Sure enough, a three-choice referendum held anyway in 1993—drafted with the heavy participation of the U.S. Congress—created just such a split.  A minority, 48.6%, wanted the status quo, while those wanting more autonomy found their votes split between those supporting statehood (46.3%) and those supporting independence (4.4%).  Those most people wanting change were in the majority, the status quo was deemed the winner.

In 1998 there was a five-choice referendum, in which statehood proponents, again, fell just short of a majority, with 46.6%.  Independence got 2.6%, while only 0.29% voted for “free association” (like what the former U.S. possessions in the western Pacific have: the Republic of the Marshall Islands, the Federated States of Micronesia, and the Republic of Palau).  Commonwealth status, the status quo, got only 993 votes, not enough to be counted as above 0.0%.  However, a whopping 50.5% chose “none of the above”—an expression of discontent, surely, but hardly a mandate for anything.

So this year Puerto Ricans were given a two-phase ballot.  The first question was whether the voter was happy with the current territorial commonwealth status.  Then, voters were asked to choose among statehood, independence, and Micronesian-style sovereign free association.  Though the “no” votes for question one constituted a surprisingly small majority, 51.70% (to 44.04% who were satisfied), the second question, which voters could answer no matter how they replied to question one, was a clearer message: 61.13% for statehood, 33.33% for free association, and 5.54% for independence.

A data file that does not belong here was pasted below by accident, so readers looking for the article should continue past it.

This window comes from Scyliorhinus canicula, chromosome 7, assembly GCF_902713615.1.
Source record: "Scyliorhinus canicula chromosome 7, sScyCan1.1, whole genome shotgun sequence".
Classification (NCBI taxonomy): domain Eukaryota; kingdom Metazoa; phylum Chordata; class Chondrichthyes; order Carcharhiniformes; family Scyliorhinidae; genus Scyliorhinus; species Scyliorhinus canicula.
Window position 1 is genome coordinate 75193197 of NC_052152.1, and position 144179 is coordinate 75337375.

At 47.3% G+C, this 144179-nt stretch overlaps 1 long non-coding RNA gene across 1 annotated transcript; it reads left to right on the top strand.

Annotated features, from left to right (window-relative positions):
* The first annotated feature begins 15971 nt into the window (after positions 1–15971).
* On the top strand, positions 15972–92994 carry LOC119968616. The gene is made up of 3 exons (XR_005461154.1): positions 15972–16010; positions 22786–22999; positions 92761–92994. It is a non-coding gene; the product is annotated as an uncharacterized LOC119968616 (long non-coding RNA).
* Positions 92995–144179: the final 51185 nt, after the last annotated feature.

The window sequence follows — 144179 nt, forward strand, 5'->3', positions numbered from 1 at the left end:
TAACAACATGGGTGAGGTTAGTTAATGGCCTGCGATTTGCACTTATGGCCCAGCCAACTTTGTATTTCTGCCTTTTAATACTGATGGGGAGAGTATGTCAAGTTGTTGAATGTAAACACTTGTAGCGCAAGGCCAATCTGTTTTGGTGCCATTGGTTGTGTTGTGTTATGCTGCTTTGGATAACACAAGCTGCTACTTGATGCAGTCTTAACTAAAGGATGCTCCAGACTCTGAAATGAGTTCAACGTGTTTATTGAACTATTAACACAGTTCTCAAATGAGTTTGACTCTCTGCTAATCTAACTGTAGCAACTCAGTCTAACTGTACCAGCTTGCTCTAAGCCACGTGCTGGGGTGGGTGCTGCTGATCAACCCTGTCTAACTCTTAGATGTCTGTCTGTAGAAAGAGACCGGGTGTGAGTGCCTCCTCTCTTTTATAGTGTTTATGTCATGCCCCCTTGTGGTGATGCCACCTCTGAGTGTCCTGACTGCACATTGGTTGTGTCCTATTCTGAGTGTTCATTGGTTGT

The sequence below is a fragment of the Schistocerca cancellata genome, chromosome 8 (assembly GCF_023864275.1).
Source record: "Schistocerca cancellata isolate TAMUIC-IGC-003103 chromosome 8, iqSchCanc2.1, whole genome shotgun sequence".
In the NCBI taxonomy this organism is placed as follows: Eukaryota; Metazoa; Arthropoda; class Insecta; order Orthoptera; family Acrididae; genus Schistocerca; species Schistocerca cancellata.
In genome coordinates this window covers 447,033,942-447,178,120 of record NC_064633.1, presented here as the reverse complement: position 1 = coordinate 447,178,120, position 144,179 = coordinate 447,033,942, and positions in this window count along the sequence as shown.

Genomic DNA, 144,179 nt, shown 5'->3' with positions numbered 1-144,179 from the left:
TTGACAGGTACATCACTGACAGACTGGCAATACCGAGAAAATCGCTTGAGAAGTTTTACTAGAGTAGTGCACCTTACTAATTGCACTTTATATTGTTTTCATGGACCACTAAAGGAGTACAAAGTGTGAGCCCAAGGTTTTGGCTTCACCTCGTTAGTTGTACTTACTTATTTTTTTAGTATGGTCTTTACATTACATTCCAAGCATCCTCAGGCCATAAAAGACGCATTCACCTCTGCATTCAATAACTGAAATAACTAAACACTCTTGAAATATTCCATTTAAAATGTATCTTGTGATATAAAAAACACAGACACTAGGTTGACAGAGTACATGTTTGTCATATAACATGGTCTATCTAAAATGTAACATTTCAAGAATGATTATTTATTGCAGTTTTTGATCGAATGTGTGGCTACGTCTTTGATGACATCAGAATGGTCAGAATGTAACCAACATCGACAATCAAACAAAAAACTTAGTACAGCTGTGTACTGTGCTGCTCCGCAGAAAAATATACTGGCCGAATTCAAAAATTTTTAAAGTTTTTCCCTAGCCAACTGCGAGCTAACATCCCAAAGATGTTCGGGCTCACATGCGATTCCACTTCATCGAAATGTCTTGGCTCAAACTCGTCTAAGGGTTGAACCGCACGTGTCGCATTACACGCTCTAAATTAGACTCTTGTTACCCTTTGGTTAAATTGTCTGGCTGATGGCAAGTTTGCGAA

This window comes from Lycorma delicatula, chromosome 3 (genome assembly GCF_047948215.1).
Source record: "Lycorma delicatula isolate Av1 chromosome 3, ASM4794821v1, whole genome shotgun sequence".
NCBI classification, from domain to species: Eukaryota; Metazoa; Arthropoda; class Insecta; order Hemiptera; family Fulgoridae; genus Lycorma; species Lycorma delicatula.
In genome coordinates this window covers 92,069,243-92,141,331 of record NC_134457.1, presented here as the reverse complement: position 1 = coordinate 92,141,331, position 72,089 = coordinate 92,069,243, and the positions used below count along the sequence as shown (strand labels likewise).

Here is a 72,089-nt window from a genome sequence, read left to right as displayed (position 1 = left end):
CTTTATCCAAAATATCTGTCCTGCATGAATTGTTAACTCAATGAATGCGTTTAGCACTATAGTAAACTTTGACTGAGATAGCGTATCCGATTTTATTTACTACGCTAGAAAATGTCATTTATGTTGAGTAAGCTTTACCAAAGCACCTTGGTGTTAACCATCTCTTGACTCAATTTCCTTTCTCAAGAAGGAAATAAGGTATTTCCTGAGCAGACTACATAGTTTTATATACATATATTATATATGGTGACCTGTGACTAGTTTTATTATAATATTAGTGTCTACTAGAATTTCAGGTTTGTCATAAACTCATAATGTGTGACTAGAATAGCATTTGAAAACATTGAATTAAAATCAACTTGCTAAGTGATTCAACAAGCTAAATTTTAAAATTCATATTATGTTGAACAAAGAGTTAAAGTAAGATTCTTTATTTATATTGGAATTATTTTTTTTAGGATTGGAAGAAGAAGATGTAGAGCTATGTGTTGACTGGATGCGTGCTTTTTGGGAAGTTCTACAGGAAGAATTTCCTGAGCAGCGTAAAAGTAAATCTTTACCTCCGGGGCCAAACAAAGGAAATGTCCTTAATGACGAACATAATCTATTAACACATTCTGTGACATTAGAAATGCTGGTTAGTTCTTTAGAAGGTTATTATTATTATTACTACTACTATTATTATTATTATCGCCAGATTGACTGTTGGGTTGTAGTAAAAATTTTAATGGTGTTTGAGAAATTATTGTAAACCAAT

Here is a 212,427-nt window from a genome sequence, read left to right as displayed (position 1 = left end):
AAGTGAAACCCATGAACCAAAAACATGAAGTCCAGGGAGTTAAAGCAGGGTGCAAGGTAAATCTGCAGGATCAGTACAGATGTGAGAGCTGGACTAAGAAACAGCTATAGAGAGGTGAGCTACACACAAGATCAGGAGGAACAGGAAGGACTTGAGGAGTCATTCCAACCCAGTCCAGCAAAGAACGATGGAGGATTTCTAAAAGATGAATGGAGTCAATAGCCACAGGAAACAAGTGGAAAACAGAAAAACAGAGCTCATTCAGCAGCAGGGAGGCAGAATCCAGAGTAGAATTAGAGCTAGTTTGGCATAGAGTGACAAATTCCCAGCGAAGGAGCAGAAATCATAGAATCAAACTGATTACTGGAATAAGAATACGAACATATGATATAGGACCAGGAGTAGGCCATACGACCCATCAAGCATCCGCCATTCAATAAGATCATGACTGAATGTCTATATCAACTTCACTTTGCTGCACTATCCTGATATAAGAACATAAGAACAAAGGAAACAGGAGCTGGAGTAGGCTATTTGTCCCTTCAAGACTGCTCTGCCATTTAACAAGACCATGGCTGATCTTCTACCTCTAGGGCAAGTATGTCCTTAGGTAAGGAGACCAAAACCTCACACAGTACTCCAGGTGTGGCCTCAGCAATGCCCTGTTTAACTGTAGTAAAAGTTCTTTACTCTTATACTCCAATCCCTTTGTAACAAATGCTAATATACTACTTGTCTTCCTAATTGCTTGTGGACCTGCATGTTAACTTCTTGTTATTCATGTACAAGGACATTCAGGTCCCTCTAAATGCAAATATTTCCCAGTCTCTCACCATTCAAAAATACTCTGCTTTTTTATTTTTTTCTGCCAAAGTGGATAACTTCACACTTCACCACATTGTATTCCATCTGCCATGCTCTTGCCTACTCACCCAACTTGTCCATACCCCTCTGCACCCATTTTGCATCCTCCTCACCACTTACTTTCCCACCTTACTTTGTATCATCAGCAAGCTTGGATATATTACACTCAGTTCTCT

With such a mandate, does this mean Puerto Rico will now become the 51st state?  Not really.  States can join the union only with the approval of Congress.  And since our two-party system favors parties moving to the political center and thus creating narrowly divided legislatures, this means that any admissions to the union will need to be negotiated between the two parties.  This is an old pattern, going all the way back to the wrangling between slave states and free states as territories became states in the antebellum period.  Similar considerations plagued the contentious admissions of Arizona and New Mexico, and in 1959 the admissions of Alaska and Hawaii were carried out more or less in tandem so that reliably-Democratic Hawaii and reliably-Republican Alaska would not disturb the balance of power in the Senate.

Something similar will be in play should Puerto Rican statehood come before the U.S. Congress.  But the question is: which party dominates Puerto Rico, or, more to the point, which will dominate it in the future?  If Puerto Rico is to be regarded as bringing the promise of two Republican senators, then Democrats would insist on, say, the overwhelmingly Democratic District of Columbia being admitted simultaneously.  Puerto Rico, for the moment, is a “red” (Republican) territory.  Its governor is a conservative Republican and the center-right, pro-statehood, New Progressive Party (P.N.P.) overwhelmingly dominates both chambers of Puerto Rico’s territorial legislature.  But does it need to be? And why is Puerto Rico Republican?